Ratelle said that in his own research trips to Dagestan, he had been stopped almost every day on the street by police officers checking his registration papers, in part because his beard is seen as a possible sign of religious devotion.

It is unclear how closely the police were tracking Tsarnaev, but his mother described at least one instance in which her son was stopped by the police along the beach in Makhachkala, where Tsarnaev’s parents live, and brought in for questioning.

“He’s like: ‘The police came there and they asked for documents,’” Tsarnaeva said at a news conference last week. “They asked him to follow. He was asking them, he was like in shock. He’s like: ‘What, is there something wrong with me? Am I strange, or don’t look like everybody?’”

At the news conference, the brothers’ father, Anzor Tsarnaev, acknowledged that Tamerlan had occasionally prayed at a mosque on Kotrova Street in Makhachkala that is known as a gathering spot for Salafists with extremist views. The mosque is just a short walk from the soccer stadium for the local Dynamo team. Graffiti, written in stark red on a white wall nearby the mosque says, “Victory or paradise.”

In an interview, the imam at the Kotrova Street mosque, Khasan-Khadzhi Gasanaliev, said he had never met Tamerlan Tsarnaev, and none of the men interviewed outside the mosque over the course of several visits said they had known him.

Videos posted by Tamerlan Tsarnaev indicate that he was familiar with Muslim rebel leaders in Dagestan, and investigators have been seeking to determine if he met with any of them in person.

The account in Novaya Gazeta said that one of Tsarnaev’s contacts was Mahmoud Mansur Nidal, who was killed May 19 after a standoff with Russian authorities at an apartment house in Makhachkala. Surrounded by Russian security forces, Nidal took several hostages, according to the news agency Interfax, and at one point threw a grenade at the authorities. The hostages were released after some negotiation, but Nidal refused to surrender and was shot dead, Interfax reported.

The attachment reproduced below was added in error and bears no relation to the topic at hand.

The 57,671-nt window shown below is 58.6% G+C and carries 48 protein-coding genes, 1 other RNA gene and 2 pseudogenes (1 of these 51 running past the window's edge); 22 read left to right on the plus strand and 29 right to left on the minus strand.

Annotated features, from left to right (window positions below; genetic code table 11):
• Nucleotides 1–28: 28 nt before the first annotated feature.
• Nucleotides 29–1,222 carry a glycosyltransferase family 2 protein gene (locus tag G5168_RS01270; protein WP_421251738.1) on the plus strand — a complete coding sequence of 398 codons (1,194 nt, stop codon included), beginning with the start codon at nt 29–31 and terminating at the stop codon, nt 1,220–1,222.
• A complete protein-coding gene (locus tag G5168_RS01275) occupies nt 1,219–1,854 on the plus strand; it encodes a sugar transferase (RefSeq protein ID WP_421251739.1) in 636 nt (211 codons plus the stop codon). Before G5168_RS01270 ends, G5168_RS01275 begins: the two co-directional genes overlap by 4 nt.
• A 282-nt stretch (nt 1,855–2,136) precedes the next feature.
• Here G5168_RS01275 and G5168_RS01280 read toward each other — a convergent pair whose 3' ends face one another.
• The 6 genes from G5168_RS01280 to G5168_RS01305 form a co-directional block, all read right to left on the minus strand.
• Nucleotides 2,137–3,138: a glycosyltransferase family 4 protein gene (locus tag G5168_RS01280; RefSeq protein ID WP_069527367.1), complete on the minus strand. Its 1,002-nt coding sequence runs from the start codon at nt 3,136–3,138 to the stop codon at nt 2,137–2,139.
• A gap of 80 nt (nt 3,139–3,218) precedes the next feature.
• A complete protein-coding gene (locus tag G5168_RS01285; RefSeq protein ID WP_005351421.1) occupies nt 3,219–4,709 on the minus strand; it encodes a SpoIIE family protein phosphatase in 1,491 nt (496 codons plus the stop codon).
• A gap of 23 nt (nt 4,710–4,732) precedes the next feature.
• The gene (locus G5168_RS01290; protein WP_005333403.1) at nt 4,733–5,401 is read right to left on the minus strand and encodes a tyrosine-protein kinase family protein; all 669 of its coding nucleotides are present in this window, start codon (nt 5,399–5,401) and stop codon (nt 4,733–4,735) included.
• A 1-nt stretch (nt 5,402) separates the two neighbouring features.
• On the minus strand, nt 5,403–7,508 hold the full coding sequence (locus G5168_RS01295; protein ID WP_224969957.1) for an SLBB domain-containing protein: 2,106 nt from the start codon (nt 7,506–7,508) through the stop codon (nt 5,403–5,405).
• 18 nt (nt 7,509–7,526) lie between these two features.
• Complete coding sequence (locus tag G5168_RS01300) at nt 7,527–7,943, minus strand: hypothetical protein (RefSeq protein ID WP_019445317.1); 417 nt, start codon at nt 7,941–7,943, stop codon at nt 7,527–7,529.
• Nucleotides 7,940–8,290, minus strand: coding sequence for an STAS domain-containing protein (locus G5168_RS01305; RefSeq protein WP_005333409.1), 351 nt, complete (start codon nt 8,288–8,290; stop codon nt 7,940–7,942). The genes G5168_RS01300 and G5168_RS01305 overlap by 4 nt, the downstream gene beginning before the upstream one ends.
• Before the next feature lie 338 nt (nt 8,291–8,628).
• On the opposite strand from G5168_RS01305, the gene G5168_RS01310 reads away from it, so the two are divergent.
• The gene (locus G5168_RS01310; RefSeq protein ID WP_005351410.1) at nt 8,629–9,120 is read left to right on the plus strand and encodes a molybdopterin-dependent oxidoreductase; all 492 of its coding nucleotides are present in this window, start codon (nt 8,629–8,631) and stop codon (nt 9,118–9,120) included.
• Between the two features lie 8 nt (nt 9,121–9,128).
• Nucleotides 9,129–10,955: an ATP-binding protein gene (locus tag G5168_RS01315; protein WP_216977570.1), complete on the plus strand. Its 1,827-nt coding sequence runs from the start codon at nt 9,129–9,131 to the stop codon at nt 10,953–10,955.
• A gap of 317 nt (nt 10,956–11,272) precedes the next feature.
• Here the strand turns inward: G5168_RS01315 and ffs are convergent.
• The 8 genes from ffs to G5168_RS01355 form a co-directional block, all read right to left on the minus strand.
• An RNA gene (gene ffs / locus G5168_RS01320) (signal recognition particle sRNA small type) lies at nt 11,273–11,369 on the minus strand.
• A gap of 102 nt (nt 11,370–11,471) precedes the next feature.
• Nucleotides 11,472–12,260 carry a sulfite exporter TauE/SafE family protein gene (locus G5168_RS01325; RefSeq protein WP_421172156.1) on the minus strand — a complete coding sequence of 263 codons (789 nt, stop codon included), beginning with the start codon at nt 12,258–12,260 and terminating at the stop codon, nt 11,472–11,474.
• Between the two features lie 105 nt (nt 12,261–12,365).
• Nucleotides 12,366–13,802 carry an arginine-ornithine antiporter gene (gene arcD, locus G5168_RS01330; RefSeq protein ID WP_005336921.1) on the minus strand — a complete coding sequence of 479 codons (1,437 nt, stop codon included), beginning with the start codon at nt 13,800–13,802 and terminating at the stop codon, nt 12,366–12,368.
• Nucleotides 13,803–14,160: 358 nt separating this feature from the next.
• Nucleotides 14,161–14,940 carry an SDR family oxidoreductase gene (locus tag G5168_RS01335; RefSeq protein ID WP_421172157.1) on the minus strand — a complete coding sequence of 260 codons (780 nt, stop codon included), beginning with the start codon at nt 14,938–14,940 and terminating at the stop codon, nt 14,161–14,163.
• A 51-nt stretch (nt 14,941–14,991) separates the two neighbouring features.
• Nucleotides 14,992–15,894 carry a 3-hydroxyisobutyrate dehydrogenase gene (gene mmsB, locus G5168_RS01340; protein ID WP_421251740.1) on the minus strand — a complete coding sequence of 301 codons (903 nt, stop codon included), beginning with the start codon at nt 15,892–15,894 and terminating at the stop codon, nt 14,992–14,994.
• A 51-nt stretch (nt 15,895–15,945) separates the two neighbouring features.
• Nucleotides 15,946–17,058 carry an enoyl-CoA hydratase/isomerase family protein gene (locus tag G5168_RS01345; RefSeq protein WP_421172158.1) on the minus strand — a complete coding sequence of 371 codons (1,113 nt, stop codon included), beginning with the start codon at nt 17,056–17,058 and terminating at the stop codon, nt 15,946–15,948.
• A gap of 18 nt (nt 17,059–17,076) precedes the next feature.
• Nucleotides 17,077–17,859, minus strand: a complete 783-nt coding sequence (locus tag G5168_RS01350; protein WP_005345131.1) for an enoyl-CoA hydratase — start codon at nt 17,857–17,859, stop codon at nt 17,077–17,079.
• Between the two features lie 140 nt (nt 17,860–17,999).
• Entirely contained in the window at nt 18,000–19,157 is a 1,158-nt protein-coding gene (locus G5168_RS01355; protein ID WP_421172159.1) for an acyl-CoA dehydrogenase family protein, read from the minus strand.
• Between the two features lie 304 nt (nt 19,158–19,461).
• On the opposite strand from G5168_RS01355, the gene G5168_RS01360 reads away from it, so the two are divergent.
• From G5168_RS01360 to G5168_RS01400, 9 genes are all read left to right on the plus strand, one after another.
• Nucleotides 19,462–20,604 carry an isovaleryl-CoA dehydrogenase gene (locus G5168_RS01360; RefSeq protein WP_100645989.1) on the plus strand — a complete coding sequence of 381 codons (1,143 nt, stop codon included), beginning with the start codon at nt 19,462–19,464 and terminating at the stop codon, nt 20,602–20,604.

Another possible contact was Plotnikov, a Russian emigre to Canada who became disenchanted with life there, converted to Islam and then moved to Dagestan to join the Muslim insurgency. He had been trained in boxing by a well-known Russian coach in Canada and was known among the Muslim rebels in Dagestan as “The Canadian.”

Plotnikov became a member of the Mujahideen of the Caucasus Emirate and had briefly been detained by Russian authorities.

Law enforcement officials have said that the marathon bombs were constructed largely according to instructions in Inspire magazine, a publication of the al-Qaida branch in Yemen. But Rep. Michael McCaul, R-Texas and chairman of the House Homeland Security Committee, said on “Fox News Sunday” that “the level of sophistication” of the homemade pressure-cooker bombs used at the marathon “leads me to believe that there was a trainer.”